How to Manage Pests

UC Pest Management Guidelines

Sugarbeet

Leafminers

Scientific name: Liriomyza spp.

(Reviewed 11/05, updated 11/05)

In this Guideline:


DESCRIPTION OF THE PESTS

Leafminer adults are small flies with yellow and black markings. Females lay eggs on the surface of the leaves. When eggs hatch the larvae burrow into the leaves and feed on plant tissue. The larvae are small, legless maggots that are frequently found next to main veins.

DAMAGE

Both larvae and adults cause damage to plants. Larval feeding results in slender, winding trails on the leaves, which form large, white blotches when mining becomes severe. Adults damage plants by carving small pits on the leaf surface with their ovipositors and feeding on plant exudates. There may be as many as 100 feeding punctures on a single leaf. Around 5% of these punctures may contain actively feeding larvae.

MANAGEMENT

The larvae and adults are most active in spring, with several generations that follow in quick succession. Natural enemies can provide good control of the pea leafminers, and 50 to 90% parasitism of the larvae is not unusual. Several species of parasitic wasps from the genera Diglyphus, Opius, and Dacnusa attack leafminer larvae. Some of these species are commercially available.

No economic thresholds have been established, though plants appear to outgrow feeding damage by larvae and adults, and treatment is not usually required.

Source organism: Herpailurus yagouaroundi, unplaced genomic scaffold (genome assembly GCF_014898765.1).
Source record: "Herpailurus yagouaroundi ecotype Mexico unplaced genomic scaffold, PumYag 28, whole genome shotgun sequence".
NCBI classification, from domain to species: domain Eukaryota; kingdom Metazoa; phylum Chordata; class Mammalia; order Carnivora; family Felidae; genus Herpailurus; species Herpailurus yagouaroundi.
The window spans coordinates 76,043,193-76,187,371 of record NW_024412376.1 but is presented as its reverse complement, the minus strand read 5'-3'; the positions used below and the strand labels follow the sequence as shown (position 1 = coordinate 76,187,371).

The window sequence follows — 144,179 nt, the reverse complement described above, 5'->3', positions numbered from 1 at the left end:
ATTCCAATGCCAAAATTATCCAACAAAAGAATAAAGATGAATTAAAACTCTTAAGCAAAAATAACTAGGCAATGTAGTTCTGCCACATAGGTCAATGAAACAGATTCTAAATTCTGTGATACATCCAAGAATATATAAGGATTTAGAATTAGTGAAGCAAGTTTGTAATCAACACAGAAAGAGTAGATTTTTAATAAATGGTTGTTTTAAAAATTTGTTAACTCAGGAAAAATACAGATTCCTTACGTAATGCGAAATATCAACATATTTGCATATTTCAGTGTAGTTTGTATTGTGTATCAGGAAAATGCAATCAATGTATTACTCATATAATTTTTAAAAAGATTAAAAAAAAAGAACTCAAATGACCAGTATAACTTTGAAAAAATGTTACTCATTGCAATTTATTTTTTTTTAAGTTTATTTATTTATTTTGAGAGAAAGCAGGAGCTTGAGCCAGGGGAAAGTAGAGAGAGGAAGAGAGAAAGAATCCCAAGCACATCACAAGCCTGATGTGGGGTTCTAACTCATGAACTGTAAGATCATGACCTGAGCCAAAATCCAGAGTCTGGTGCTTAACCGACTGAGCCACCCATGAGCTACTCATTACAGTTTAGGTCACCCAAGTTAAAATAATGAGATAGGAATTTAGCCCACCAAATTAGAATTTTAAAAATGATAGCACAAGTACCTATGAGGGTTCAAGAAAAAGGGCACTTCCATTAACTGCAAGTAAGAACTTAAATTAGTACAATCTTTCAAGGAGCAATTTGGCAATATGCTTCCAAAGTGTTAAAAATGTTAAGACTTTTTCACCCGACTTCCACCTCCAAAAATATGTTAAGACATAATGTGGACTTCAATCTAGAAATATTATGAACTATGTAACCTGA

PUBLICATION

[UC Peer Reviewed]

UC IPM Pest Management Guidelines: Sugarbeet
UC ANR Publication 3469

Insects and Mites

E.T. Natwick, UC Cooperative Extension Imperial County
Acknowledgement for contributions to Insects and Mites:
C. G. Summers, Entomology, Kearney Agricultural Center, Parlier
D. R. Haviland, UC IPM Program, Kern County
L. D. Godfrey, Entomology, UC Davis

Top of page


Statewide IPM Program, Agriculture and Natural Resources, University of California
All contents copyright © 2014 The Regents of the University of California. All rights reserved.

For noncommercial purposes only, any Web site may link directly to this page. FOR ALL OTHER USES or more information, read Legal Notices. Unfortunately, we cannot provide individual solutions to specific pest problems. See our Home page, or in the U.S., contact your local Cooperative Extension office for assistance.

Agriculture and Natural Resources, University of California

Accessibility   /PMG/r735301611.html revised: April 25, 2014. Contact webmaster.